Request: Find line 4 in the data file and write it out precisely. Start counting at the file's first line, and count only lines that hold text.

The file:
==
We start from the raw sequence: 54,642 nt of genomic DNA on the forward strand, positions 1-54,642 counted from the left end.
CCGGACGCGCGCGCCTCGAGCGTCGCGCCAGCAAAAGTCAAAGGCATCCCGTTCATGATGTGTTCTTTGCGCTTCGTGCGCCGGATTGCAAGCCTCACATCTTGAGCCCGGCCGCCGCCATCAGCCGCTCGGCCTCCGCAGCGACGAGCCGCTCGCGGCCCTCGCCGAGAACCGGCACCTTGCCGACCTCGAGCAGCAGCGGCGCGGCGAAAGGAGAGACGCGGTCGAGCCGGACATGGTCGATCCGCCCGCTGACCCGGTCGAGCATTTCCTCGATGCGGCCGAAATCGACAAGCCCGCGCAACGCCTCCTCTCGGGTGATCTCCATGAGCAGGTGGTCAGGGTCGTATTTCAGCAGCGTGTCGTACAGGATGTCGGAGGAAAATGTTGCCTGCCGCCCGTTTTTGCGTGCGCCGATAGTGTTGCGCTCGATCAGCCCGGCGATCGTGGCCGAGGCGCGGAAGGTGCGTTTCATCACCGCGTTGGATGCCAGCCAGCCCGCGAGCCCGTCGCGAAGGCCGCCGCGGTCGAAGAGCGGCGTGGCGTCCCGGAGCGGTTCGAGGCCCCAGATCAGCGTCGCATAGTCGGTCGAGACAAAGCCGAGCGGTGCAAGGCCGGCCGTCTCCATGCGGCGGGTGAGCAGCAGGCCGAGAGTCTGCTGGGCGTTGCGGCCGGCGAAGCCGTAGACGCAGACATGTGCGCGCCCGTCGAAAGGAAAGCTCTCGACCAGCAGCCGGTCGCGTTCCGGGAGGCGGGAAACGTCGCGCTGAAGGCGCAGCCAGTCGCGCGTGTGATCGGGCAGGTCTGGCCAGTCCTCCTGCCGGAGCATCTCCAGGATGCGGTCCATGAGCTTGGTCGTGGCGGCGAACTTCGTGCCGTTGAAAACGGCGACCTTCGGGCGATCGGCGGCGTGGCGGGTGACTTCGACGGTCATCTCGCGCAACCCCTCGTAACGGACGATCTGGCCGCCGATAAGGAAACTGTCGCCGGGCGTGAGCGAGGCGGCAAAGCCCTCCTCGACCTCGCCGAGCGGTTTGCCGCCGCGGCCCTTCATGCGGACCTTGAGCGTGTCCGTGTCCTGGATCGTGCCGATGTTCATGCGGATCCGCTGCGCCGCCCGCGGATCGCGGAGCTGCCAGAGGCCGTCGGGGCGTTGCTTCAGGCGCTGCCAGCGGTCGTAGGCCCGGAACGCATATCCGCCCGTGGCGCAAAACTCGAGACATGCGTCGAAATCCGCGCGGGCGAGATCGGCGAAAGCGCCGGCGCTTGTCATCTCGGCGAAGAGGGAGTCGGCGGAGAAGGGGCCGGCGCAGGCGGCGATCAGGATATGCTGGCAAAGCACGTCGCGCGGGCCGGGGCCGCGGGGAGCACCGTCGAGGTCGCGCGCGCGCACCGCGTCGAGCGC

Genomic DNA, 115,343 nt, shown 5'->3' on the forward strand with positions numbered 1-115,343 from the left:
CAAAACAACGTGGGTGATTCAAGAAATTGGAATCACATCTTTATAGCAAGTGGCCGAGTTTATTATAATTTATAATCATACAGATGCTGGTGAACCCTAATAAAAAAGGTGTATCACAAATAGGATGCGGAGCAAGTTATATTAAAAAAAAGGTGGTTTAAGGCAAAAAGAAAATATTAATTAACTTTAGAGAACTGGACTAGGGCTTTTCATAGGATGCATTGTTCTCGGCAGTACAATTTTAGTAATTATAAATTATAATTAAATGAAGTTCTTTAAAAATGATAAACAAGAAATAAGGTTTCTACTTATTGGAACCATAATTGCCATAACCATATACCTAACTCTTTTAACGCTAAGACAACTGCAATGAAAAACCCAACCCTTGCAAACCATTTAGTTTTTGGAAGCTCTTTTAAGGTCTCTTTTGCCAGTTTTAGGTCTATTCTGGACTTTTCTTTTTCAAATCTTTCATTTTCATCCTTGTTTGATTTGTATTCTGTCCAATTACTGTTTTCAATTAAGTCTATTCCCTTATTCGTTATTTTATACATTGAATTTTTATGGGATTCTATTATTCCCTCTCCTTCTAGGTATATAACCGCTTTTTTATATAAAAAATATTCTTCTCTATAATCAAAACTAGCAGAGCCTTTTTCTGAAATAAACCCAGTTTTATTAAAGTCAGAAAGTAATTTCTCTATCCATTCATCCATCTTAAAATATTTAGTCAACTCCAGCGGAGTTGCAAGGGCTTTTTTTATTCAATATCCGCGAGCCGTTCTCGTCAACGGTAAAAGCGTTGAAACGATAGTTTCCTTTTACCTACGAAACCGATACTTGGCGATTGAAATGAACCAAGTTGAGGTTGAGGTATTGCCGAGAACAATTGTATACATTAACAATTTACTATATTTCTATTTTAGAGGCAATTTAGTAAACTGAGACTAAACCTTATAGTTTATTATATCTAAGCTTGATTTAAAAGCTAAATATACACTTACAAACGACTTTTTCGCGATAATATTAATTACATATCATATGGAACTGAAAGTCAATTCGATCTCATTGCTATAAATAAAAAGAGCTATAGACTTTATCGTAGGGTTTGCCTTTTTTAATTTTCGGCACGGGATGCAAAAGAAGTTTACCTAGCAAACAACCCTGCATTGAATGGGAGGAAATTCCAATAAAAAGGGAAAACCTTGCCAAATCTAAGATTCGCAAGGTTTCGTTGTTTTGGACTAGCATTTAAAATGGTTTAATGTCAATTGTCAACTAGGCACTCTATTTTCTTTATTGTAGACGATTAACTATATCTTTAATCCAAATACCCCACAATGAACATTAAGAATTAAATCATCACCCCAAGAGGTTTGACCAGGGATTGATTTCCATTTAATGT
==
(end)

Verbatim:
CAAAACAACGTGGGTGATTCAAGAAATTGGAATCACATCTTTATAGCAAGTGGCCGAGTTTATTATAATTTATAATCATACAGATGCTGGTGAACCCTAATAAAAAAGGTGTATCACAAATAGGATGCGGAGCAAGTTATATTAAAAAAAAGGTGGTTTAAGGCAAAAAGAAAATATTAATTAACTTTAGAGAACTGGACTAGGGCTTTTCATAGGATGCATTGTTCTCGGCAGTACAATTTTAGTAATTATAAATTATAATTAAATGAAGTTCTTTAAAAATGATAAACAAGAAATAAGGTTTCTACTTATTGGAACCATAATTGCCATAACCATATACCTAACTCTTTTAACGCTAAGACAACTGCAATGAAAAACCCAACCCTTGCAAACCATTTAGTTTTTGGAAGCTCTTTTAAGGTCTCTTTTGCCAGTTTTAGGTCTATTCTGGACTTTTCTTTTTCAAATCTTTCATTTTCATCCTTGTTTGATTTGTATTCTGTCCAATTACTGTTTTCAATTAAGTCTATTCCCTTATTCGTTATTTTATACATTGAATTTTTATGGGATTCTATTATTCCCTCTCCTTCTAGGTATATAACCGCTTTTTTATATAAAAAATATTCTTCTCTATAATCAAAACTAGCAGAGCCTTTTTCTGAAATAAACCCAGTTTTATTAAAGTCAGAAAGTAATTTCTCTATCCATTCATCCATCTTAAAATATTTAGTCAACTCCAGCGGAGTTGCAAGGGCTTTTTTTATTCAATATCCGCGAGCCGTTCTCGTCAACGGTAAAAGCGTTGAAACGATAGTTTCCTTTTACCTACGAAACCGATACTTGGCGATTGAAATGAACCAAGTTGAGGTTGAGGTATTGCCGAGAACAATTGTATACATTAACAATTTACTATATTTCTATTTTAGAGGCAATTTAGTAAACTGAGACTAAACCTTATAGTTTATTATATCTAAGCTTGATTTAAAAGCTAAATATACACTTACAAACGACTTTTTCGCGATAATATTAATTACATATCATATGGAACTGAAAGTCAATTCGATCTCATTGCTATAAATAAAAAGAGCTATAGACTTTATCGTAGGGTTTGCCTTTTTTAATTTTCGGCACGGGATGCAAAAGAAGTTTACCTAGCAAACAACCCTGCATTGAATGGGAGGAAATTCCAATAAAAAGGGAAAACCTTGCCAAATCTAAGATTCGCAAGGTTTCGTTGTTTTGGACTAGCATTTAAAATGGTTTAATGTCAATTGTCAACTAGGCACTCTATTTTCTTTATTGTAGACGATTAACTATATCTTTAATCCAAATACCCCACAATGAACATTAAGAATTAAATCATCACCCCAAGAGGTTTGACCAGGGATTGATTTCCATTTAATGT